That’s a long diaper-change.

“Ok, Beebs, let’s stop here on the side of this shop and get that diaper changed… Man, that’s a big one! Lady you are not…”


“Oh, the bomb siren drill. Weird that it’s a siren and we don’t have to stand at attention, eh, Beebs? Actually, no one is even close to taking this seriously… Check out those soldiers strolling along Emek Refaim like it’s all totally normal… Where are the wipes?”


“Did I not bring enough diapers? Oh, there we go. Yeah, there’s actually no one on the street so maybe people just went inside places. There’s a bus, floating by…”


“Beebs, what would I do if it was real? Am I the kind of mother who would take you and run? Go anywhere but here? Is that right? Am I the kind of mother who would stay? And hug you in bomb shelters till it was over?”


“I dunno, girl. I really don’t know. That’s a lot of poo, and the siren is still going and I’m still cleaning you up. We suck at this, Beebs.”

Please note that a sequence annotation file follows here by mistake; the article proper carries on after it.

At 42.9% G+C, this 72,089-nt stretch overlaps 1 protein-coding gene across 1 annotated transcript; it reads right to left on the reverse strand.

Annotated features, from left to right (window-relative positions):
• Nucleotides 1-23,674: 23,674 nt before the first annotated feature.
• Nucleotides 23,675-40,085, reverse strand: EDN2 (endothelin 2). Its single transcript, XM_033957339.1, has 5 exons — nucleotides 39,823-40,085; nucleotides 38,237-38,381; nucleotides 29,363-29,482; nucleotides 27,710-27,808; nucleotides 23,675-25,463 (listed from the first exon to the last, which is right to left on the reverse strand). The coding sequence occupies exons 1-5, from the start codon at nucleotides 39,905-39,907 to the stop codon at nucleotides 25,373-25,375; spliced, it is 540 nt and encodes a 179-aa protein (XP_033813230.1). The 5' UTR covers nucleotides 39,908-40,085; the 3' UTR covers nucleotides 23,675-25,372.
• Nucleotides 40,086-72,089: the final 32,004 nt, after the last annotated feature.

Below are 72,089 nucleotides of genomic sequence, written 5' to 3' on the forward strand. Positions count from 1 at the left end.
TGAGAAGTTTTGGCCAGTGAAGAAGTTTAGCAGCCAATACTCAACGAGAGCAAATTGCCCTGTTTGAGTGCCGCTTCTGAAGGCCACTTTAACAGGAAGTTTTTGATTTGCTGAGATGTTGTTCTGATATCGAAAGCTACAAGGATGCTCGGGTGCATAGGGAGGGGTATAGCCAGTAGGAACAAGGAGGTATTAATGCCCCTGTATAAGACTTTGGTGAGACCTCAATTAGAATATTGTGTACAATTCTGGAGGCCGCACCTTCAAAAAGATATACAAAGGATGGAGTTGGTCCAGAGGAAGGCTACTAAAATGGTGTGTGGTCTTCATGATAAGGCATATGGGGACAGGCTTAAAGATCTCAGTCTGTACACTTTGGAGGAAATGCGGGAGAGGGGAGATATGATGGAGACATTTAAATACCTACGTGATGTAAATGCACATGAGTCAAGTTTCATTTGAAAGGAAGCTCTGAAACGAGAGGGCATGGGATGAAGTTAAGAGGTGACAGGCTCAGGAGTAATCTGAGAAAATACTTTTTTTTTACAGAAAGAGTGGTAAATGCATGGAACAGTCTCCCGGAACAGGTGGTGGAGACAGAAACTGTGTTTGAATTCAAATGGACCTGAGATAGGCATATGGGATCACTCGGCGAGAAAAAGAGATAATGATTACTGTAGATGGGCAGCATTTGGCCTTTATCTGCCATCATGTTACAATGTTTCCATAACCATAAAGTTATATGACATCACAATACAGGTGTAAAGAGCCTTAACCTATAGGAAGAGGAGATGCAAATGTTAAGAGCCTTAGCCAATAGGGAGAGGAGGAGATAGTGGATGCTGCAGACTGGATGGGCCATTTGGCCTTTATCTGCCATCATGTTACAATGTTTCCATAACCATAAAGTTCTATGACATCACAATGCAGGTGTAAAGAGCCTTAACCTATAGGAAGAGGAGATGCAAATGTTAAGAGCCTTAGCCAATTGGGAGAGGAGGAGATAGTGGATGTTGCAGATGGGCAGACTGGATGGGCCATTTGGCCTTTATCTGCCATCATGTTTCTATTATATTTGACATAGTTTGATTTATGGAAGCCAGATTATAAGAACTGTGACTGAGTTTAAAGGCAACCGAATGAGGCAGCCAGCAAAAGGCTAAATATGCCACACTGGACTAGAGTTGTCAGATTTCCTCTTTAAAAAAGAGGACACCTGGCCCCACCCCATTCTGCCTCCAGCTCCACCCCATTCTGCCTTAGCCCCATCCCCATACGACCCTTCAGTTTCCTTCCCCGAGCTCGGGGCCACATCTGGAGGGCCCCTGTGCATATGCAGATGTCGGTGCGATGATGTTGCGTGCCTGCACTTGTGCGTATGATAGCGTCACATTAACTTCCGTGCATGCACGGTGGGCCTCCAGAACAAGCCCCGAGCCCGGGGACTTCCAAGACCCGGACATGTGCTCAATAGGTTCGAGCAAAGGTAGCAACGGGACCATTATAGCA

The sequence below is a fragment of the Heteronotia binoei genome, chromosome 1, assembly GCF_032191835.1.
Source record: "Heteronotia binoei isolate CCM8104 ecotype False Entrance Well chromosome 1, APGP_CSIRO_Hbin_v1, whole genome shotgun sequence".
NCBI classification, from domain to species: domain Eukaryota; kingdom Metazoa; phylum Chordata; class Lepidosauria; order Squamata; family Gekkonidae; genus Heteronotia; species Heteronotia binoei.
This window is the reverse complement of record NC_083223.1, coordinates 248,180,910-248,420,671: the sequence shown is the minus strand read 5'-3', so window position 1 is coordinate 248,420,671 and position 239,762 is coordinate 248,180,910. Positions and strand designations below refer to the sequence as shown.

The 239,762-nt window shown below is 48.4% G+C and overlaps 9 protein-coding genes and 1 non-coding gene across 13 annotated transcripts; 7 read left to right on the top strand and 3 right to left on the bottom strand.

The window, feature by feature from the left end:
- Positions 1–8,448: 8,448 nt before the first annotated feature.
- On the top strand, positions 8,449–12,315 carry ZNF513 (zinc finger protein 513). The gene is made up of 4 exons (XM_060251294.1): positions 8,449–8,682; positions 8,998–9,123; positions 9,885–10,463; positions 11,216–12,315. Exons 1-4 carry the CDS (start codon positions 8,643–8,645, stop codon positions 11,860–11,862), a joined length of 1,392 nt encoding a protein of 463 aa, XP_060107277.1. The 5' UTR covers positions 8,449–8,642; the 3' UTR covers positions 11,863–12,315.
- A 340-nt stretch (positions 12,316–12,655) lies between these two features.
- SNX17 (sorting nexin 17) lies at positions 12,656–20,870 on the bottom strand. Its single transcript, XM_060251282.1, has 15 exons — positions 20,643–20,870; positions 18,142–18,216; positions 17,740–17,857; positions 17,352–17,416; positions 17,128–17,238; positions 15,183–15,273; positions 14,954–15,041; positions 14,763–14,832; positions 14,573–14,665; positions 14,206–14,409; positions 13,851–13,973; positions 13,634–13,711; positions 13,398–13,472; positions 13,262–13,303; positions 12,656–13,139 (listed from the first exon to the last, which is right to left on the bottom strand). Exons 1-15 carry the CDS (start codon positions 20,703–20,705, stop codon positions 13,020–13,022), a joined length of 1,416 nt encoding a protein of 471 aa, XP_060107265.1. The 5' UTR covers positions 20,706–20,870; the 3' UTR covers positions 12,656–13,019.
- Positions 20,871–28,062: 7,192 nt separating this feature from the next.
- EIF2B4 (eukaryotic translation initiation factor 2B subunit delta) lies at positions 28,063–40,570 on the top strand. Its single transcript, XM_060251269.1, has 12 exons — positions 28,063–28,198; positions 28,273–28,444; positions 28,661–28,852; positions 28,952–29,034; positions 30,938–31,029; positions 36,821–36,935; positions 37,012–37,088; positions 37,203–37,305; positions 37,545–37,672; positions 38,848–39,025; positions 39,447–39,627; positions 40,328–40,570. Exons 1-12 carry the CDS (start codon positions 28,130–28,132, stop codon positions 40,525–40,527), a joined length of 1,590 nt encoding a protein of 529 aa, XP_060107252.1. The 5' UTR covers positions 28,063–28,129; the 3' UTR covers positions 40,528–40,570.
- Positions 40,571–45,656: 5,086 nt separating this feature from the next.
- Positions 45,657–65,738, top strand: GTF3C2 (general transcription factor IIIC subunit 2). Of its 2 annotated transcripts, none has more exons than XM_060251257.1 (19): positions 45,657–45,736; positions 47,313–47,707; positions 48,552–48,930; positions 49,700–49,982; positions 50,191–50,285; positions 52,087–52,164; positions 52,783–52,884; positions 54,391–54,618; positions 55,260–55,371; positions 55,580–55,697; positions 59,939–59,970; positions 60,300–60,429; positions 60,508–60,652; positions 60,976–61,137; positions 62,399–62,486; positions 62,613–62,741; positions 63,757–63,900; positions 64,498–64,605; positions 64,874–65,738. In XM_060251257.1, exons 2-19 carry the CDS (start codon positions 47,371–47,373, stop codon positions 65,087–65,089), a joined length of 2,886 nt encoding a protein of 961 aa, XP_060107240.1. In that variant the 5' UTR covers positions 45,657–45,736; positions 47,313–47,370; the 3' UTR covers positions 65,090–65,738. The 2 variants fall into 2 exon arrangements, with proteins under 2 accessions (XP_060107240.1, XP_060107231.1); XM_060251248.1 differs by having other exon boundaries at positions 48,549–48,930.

“And, boooom.”

When it's not a drill.

It was about 10 o’clock and I finally had the boy calm and rocking in my arms, reading superficial feature stories in the cyber New York Times. I was between starting breakfast and finishing breakfast, because Koala really needed to be held.

Then I heard The Siren pierce my world outside.

For a split second I thought, what’s today? and then I shot up, grabbed my phone and his pacifier with my free hand, and dashed up the stairs to the mamad. I practically dropped Koala on the bed, slammed the door, and went for the window. The window is stubborn, and at a certain point I just let it go; I experienced the nothing could possibly happen to me I have a little innocent baby here rationalization. And besides, Koala was crying too hard so I picked him up and sat in the corner of the room by the door, staring outside at the sunny day.

Note: Never let sunny days fool you – a sunny Tuesday in 2001 changed everything for the worse.

The siren finally ended and I just kept staring while my mind raced, what comes next?

I remembered my phone next to me and called my husband, at work in Jerusalem.

“Did you just have a siren in Jerusalem?”

“A siren? No…”

“We just had a siren.”

“What kind of siren?”

“A bomb siren.”

He checked the news, and lo and behold, a siren drill was posted at 8 am to take place at 10 am in the Beit Shemesh region.

Thankyouverymuch. I don’t read real news anymore.

But now I know what it’s like when (you think) it’s not a drill.

My heart is still racing and the taste of vomit lingers in the back of my throat.